It was a glorious day for female empowerment yesterday with the dinosaurs vanquished and the bullies and strongmen axed from toxic workplaces.
And we haven’t even got to AMP yet.
From Washington to Sydney to the Korean peninsula the cultural change wave was happening — though the narrative of woke women winning was not always that clear.
Donald Trump’s staunchest female defender Kellyanne Conway announced she was finally leaving the White House, the last of his closest allies to do so.
But to the disappointment of her myriad haters on the left, she didn’t leave in handcuffs, nor even under a cloud like most of her male counterparts from the West Wing. She left for that most motherhood of reasons: motherhood.
And for once she probably wasn’t lying when she said she wanted to spend more time with her children, after news at the weekend that her 15-year-old daughter Claudia was trying to legally divorce her because her mother’s job ruined her life.
“More mama less drama” was how the consummate PR woman signed off yesterday.
Meanwhile media report claim that reviled North Korean dictator Kim Jong-un is in a coma and that his sister Kim Jo-yong has taken control.
Putting aside the fact that reports of Kim Jong-un’s death have been greatly exaggerated even in the recent past, few believe King Jo-yong fits the usual mantra that female leaders are more empathetic — in fact, analysts are quoted as saying she could be just as “ruthless” as her tyrant brother.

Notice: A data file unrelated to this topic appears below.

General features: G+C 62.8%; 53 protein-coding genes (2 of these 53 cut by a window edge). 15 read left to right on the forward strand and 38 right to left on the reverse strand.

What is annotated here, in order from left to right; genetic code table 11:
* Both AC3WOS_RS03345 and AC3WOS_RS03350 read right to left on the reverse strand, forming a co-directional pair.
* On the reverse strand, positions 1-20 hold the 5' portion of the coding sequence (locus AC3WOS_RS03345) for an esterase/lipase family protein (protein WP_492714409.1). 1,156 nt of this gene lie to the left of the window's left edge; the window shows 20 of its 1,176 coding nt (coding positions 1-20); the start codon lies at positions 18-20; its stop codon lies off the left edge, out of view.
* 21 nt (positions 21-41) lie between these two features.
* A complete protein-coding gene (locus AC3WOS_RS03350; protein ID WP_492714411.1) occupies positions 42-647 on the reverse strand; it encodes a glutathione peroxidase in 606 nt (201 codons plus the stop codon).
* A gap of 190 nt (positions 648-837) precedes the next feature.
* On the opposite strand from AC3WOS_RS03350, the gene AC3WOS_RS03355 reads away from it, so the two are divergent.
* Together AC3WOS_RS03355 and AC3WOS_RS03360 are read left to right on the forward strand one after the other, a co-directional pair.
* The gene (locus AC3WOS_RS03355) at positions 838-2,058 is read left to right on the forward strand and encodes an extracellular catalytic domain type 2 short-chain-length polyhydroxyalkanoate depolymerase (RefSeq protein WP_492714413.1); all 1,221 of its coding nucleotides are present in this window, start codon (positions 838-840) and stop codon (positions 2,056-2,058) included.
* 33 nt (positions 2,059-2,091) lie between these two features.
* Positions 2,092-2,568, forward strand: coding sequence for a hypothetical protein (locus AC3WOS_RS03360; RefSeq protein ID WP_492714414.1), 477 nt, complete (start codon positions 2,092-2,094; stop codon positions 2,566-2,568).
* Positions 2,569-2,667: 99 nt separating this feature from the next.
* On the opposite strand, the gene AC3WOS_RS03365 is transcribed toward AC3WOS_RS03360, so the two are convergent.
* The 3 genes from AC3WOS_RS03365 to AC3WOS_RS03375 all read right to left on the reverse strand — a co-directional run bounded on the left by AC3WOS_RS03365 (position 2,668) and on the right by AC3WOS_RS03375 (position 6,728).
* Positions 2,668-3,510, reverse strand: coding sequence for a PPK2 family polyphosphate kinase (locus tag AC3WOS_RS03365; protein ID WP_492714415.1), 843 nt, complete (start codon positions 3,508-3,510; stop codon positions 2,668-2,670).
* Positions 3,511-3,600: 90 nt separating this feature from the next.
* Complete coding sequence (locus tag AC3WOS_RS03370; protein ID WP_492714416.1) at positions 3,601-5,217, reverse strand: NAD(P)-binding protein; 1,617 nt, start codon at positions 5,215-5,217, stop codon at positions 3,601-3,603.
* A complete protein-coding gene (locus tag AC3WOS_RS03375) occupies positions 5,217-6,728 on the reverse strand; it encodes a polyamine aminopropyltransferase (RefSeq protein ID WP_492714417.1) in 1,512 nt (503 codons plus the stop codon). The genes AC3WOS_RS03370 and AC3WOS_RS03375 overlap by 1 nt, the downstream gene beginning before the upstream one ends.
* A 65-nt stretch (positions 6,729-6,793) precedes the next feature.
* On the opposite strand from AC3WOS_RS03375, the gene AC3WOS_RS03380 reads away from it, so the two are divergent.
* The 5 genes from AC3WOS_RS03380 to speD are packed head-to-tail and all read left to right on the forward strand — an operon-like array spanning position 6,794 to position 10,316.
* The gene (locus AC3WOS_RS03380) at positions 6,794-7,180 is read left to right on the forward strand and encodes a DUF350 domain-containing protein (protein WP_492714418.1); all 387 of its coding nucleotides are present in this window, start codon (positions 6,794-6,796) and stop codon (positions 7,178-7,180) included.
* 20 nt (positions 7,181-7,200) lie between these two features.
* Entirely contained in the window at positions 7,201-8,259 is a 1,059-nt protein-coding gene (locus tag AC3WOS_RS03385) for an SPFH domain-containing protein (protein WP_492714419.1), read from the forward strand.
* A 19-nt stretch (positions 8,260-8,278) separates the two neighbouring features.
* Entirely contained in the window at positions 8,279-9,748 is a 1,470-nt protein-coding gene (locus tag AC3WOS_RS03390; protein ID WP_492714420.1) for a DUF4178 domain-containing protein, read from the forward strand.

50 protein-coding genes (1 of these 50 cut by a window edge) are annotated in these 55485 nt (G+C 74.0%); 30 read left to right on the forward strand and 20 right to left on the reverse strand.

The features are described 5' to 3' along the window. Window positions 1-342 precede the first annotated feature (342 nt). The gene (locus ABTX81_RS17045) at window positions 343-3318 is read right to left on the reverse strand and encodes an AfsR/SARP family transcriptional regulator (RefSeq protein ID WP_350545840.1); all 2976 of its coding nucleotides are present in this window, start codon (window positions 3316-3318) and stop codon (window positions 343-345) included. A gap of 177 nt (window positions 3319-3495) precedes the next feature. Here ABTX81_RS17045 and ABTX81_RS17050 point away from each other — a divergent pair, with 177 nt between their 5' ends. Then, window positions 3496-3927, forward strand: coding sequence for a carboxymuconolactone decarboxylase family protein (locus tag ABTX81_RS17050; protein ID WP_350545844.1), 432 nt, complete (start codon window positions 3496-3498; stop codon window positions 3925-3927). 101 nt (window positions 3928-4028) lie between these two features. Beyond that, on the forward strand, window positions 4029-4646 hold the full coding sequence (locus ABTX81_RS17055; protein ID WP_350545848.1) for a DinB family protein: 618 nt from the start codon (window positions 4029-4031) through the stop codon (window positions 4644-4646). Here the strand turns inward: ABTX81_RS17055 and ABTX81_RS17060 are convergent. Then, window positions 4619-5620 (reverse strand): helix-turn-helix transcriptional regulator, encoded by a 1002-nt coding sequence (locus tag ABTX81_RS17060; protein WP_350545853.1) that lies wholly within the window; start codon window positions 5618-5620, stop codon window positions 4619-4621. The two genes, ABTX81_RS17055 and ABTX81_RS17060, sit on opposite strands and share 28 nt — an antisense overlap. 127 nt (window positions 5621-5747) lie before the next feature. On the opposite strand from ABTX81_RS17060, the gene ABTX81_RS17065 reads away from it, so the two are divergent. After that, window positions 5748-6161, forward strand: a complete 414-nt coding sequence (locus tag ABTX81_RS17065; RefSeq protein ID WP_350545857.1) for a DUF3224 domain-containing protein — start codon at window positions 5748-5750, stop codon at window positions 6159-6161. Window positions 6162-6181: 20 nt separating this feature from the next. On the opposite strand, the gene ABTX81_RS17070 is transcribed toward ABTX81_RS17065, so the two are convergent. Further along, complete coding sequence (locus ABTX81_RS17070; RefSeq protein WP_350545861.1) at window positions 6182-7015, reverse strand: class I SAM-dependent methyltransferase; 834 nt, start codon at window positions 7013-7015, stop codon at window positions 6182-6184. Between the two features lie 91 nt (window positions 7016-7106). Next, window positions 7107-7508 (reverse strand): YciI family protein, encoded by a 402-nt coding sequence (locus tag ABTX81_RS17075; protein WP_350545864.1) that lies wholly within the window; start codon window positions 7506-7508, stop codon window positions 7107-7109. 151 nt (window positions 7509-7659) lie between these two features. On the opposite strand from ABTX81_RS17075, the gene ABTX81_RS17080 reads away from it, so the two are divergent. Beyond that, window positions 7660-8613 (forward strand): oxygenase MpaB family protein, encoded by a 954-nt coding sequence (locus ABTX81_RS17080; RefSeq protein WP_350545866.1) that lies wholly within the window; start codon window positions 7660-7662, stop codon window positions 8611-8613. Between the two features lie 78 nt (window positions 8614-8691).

In Sydney the Nine television network was hailed for its sudden wokeness with headlines it had axed Ellen DeGeneres — the controversial Hollywood star whose talk show is under fire over claims of bullying — from its lineup.
The fact that the traditionally politically incorrect blokes at Nine, who have had their share of bullying claims and toxic workplace allegations over the years, were cancelling a darling of the left over the same claims was beyond ironic.
Before we get too excited at the Nineosaurs becoming extinct, we should note that they are currently in negotiations for renewal of the contract for Ellen’s precarious program and this was probably more a commercial decision than a major cultural awakening.
Back in April before the controversy happened, the Australian network had stopped airing her pandemic show — known as Ellen’s self-isolation show, but which should have been titled Ellen’s self-indulgent show.
And so to AMP, where women’s groups were justifiably cock-a-hoop at the boardroom bloodbath at the embattled financial group.
The resignation of chairman David Murray, his embarrassing mate John Fraser, and the demotion of the bloke who caused it all, Boe Pahari, was not only a victory for the empowerment of women but also the empowerment of activist shareholders’ rights groups and fund managers who forced the move.
My previous columns on Dinosaur Dave and “call me a prick” Fraser still stand, but for now a couple of key points must be remembered when the rejoicing subsides.
Note that the decision to promote Boe Pahari, despite knowledge of their own report confirming inappropriate behaviour, was a unanimous board decision — a board which includes those still there, like David Murray’s old CBA legal counsel John O’Sullivan, not to mention the new boss.
While it is a good look to have a female chair in Debra Hazelton replace the old boys, it is just as crucial that she is an experienced banker unlike Murray’s also disgraced predecessor Catherine Brenner.
Not that Murray’s impressive banking pedigree helped his judgment on social issues. Just as having three female board members in the Brenner era didn’t help them improve the notorious AMP lying and stealing culture according to evidence at the Hayne banking royal commission.
So for now we can hope the message at AMP is not only keep your hands to yourself but out of the till and pockets of your customers as well.